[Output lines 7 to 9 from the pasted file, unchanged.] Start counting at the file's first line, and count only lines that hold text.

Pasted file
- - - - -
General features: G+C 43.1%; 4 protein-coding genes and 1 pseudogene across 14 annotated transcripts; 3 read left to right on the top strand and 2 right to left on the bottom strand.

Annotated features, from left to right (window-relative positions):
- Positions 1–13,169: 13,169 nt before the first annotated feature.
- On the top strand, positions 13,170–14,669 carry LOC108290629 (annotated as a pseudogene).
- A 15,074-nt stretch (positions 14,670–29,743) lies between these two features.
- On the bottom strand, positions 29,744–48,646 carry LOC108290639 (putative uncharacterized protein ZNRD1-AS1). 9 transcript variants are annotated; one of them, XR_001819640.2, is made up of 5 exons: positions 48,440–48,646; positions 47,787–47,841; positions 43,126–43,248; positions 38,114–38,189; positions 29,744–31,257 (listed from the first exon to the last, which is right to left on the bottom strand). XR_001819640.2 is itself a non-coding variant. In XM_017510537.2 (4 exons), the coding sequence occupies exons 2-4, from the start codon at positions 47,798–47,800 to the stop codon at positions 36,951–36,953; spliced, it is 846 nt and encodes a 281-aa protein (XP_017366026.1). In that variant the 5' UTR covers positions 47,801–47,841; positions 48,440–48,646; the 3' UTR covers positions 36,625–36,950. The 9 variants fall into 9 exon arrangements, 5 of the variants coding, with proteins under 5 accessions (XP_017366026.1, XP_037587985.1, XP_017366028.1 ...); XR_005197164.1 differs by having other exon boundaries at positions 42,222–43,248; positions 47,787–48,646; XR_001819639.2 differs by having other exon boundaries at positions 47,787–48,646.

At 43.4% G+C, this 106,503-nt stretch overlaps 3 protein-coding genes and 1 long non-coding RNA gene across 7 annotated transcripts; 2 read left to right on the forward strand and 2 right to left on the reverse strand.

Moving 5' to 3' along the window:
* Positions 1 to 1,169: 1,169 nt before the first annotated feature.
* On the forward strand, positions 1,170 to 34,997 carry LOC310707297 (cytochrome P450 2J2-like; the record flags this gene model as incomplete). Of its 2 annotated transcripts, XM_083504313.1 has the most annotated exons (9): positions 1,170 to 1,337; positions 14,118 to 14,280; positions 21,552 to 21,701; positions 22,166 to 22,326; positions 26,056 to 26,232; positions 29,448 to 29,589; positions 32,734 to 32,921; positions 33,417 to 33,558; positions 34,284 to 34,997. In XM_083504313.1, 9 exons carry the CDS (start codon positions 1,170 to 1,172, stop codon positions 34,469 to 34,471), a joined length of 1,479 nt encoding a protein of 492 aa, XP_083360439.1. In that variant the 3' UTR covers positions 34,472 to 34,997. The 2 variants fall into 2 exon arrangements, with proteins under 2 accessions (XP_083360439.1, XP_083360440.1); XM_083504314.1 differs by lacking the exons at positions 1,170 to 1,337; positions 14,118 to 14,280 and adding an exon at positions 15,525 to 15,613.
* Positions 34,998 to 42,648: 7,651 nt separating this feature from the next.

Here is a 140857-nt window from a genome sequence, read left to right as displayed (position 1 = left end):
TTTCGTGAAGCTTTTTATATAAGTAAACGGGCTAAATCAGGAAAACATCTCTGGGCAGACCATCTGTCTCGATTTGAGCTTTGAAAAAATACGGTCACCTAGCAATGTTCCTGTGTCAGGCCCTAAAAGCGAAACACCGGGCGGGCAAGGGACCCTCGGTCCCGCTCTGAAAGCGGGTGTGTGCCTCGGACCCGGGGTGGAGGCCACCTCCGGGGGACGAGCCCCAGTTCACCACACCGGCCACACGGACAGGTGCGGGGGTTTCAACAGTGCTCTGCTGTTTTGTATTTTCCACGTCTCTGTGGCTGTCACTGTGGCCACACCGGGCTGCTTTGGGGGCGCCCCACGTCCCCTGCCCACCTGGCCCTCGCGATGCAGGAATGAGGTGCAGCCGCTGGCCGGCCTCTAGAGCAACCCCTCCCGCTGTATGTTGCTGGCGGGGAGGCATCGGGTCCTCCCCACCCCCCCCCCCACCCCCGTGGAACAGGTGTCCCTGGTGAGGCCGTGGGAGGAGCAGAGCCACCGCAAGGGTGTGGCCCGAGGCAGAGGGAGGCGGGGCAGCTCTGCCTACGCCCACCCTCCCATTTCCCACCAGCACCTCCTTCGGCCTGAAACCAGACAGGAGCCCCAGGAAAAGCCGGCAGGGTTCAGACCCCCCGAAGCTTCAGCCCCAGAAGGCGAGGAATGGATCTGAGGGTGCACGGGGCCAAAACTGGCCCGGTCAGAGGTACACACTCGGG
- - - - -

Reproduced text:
At 43.4% G+C, this 106,503-nt stretch overlaps 3 protein-coding genes and 1 long non-coding RNA gene across 7 annotated transcripts; 2 read left to right on the forward strand and 2 right to left on the reverse strand.

Moving 5' to 3' along the window:
* Positions 1 to 1,169: 1,169 nt before the first annotated feature.